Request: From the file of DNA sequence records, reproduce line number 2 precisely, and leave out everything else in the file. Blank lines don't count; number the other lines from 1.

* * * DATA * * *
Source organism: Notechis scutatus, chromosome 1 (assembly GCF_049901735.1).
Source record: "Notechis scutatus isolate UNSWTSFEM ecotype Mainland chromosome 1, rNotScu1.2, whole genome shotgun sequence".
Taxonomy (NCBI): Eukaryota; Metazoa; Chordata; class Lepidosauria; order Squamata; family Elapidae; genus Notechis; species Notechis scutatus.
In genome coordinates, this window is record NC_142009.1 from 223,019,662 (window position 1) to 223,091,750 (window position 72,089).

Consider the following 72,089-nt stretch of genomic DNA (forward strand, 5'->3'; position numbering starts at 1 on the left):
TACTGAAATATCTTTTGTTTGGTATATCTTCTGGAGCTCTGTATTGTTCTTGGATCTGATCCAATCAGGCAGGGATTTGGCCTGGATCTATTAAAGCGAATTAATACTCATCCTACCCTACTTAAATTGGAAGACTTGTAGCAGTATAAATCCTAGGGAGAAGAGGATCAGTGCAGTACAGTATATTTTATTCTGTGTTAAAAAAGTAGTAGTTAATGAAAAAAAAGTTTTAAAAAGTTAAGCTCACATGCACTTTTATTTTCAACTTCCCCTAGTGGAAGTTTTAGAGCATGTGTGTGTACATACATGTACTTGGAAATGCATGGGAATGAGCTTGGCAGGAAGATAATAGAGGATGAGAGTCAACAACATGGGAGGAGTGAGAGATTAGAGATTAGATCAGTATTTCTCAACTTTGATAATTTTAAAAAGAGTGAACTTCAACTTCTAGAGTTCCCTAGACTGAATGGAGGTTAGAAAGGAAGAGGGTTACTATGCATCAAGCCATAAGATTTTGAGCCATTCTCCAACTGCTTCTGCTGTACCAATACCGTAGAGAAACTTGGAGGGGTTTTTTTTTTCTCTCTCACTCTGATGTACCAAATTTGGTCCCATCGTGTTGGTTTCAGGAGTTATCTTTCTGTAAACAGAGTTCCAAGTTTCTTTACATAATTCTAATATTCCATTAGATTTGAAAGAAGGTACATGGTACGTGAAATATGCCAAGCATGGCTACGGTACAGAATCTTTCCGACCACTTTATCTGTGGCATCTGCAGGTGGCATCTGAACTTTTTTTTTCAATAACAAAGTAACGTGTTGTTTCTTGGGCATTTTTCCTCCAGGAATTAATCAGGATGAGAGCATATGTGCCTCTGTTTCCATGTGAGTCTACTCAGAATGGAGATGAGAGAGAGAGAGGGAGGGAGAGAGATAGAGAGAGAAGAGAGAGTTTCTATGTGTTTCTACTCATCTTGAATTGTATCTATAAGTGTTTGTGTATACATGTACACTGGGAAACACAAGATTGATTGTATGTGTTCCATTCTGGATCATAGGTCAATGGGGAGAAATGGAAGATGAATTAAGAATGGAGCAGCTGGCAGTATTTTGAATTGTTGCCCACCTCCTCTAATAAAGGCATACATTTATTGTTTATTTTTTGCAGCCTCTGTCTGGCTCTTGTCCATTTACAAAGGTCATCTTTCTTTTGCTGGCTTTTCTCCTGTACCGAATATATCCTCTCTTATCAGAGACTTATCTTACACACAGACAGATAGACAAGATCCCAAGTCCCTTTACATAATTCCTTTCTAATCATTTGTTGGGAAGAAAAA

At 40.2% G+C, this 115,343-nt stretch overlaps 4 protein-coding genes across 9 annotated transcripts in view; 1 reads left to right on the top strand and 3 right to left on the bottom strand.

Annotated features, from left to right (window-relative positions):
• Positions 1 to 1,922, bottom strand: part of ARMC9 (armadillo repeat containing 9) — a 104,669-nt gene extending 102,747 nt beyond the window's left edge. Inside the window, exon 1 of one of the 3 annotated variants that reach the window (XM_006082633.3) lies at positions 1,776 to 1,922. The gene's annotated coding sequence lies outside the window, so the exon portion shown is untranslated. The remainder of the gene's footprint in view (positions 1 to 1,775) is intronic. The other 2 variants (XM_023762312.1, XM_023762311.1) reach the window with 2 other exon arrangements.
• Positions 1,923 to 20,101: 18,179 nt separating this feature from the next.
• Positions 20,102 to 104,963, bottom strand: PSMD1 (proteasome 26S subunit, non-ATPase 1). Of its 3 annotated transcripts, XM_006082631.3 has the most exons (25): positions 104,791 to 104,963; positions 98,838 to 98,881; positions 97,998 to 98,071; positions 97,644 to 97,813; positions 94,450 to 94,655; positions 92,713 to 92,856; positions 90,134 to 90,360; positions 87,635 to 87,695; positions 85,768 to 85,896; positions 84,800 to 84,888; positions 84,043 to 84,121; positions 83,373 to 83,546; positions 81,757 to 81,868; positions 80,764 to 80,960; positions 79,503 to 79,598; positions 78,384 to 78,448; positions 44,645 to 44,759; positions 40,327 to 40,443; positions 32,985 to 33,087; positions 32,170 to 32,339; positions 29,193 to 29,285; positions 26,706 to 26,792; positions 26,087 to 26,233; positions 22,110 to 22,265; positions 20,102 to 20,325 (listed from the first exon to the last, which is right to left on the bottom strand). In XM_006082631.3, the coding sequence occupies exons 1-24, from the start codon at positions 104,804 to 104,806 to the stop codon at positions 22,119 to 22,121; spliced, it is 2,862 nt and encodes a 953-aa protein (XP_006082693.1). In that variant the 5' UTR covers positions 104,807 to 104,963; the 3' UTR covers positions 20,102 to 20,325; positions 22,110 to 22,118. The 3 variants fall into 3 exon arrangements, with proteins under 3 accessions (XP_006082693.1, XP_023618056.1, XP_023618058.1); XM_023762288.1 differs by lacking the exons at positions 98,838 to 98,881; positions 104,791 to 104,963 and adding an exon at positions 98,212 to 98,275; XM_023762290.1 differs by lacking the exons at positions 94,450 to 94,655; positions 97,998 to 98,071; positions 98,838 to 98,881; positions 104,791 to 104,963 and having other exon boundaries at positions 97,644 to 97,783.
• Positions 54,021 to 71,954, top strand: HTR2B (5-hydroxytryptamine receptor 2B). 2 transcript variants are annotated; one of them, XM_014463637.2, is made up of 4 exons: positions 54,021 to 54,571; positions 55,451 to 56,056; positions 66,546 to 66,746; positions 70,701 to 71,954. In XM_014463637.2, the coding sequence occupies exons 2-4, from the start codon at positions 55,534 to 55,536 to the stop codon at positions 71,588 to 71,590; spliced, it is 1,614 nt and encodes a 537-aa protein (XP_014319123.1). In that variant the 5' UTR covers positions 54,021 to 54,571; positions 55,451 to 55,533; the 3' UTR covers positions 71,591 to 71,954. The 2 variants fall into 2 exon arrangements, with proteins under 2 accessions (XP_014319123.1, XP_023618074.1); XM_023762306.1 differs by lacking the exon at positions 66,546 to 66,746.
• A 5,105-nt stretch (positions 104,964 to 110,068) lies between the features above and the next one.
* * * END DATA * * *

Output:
Source record: "Notechis scutatus isolate UNSWTSFEM ecotype Mainland chromosome 1, rNotScu1.2, whole genome shotgun sequence".